Lack Of Data Standard, Not Meaningful Use To Blame For Crap EHR Systems

Meaninful Use and EHRs

Let’s not blame the carrot (Meaningful use) for the stick (Electronic Health Record systems) being too short!

If we want to make Electronic Health Record systems (and Practice Management systems) better, cheaper and actually innovate, then we need a standard schema for how core data is stored so that it can be easily exported to a different EHR at the drop of a hat.

Despite the availability of $35 billion of federal funding to incentivize the adoption of this new health information technology, results have been disappointing.  For one thing, physicians, nurses, and other health professionals who rely on such systems on a daily basis reported steadily decreasing levels of satisfaction with them.  The move to electronic records has not only failed to enhance patient care but in many cases actually interfered with it.

Meaningful use isn’t the reason that EHR systems are so fundamentally crappy and exorbitantly expensive, it’s that once you sign a contract vendors know you’re going to be with them for 5 – 10 years because an automatic lock-in is created by the prohibitive costs related to implementation, staff training and patient data transfer.

Sure, there are standards for interoperability, but as far as I can tell there are no standards defining how these companies actually store the patient data within their systems. Or, if we feel this is too much of an imposition, standards defining a schema for importing and exporting of information from the system (what they do with it in their system is their own business).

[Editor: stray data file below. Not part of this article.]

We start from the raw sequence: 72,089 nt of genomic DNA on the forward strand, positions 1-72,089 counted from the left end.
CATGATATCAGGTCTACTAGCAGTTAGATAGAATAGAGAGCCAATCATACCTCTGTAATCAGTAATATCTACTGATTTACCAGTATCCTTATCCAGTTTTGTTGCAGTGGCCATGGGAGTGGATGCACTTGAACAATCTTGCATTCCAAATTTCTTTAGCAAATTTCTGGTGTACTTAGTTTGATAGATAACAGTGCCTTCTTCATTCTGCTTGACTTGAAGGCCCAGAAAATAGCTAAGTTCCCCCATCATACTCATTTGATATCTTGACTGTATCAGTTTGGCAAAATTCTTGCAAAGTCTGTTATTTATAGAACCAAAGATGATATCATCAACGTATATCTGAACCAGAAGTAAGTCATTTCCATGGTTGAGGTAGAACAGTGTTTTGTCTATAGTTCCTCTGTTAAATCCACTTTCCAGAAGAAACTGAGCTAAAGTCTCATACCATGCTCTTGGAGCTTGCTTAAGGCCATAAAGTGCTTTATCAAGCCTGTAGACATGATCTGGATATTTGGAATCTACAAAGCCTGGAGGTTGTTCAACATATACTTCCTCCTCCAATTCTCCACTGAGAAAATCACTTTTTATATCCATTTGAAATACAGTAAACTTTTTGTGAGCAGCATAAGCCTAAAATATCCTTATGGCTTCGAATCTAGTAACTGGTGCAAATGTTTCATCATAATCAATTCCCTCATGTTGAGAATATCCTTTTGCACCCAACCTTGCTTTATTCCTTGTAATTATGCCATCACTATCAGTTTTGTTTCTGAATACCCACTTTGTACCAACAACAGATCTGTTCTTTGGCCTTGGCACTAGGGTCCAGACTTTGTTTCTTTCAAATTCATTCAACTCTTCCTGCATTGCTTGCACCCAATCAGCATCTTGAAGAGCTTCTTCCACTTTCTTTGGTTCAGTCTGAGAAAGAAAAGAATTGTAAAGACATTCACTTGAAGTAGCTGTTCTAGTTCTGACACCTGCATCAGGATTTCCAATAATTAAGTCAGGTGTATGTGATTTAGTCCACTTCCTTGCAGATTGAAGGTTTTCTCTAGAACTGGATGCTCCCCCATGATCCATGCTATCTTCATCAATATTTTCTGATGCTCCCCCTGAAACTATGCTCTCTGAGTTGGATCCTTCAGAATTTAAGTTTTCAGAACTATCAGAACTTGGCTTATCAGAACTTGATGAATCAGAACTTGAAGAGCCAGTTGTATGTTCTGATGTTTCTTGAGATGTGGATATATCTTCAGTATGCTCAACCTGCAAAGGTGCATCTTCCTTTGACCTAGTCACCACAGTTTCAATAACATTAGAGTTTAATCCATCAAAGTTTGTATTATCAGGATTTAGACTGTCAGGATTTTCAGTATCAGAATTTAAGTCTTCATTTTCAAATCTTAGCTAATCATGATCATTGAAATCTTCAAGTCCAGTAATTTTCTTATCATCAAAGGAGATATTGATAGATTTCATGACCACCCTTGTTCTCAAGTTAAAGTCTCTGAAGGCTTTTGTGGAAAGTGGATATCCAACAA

There are criteria for a data export for a certified EHR but of course they fall short of providing a real solution:

We also note that this functionality is not intended to and may not be sufficient to accomplish a full migration from one product to another without additional intervention because of the scope of this criterion. Specifically, the data and document templates specified in this criterion would not likely support a full migration, which could include administrative data such as billing information. The criterion’s functionality could, however, support the migration of clinical data between health IT systems and can play a role in expediting such an activity if so determined by the user.

This leads to very expensive and time-consuming conversion processes, which usually results in only a partial import of the data your practice needs being imported.

I recently handled a migration from a well established server-based product to one of the largest cloud based providers. Much to my frustration even a basic list of referring providers couldn’t be exported from one and imported to the other without connecting directly to the SQL database, exporting the data, then reformatting to match the new vendors schema, manually creating some data columns that couldn’t be reliably split programmatically and uploading to the new vendor.

The patient demographics were a considerably larger nightmare.

We could have paid the vendor to do it but that would have taken longer than doing it myself and would have cost considerably more.

A defined standard for core data portability would make it incredibly easy to demo solutions from vendors as you could import data into a test environment, evaluate the system with real patient data instead of the often useless test data many vendors load into their demos, and enable practices to make better informed decisions about which solution to invest in.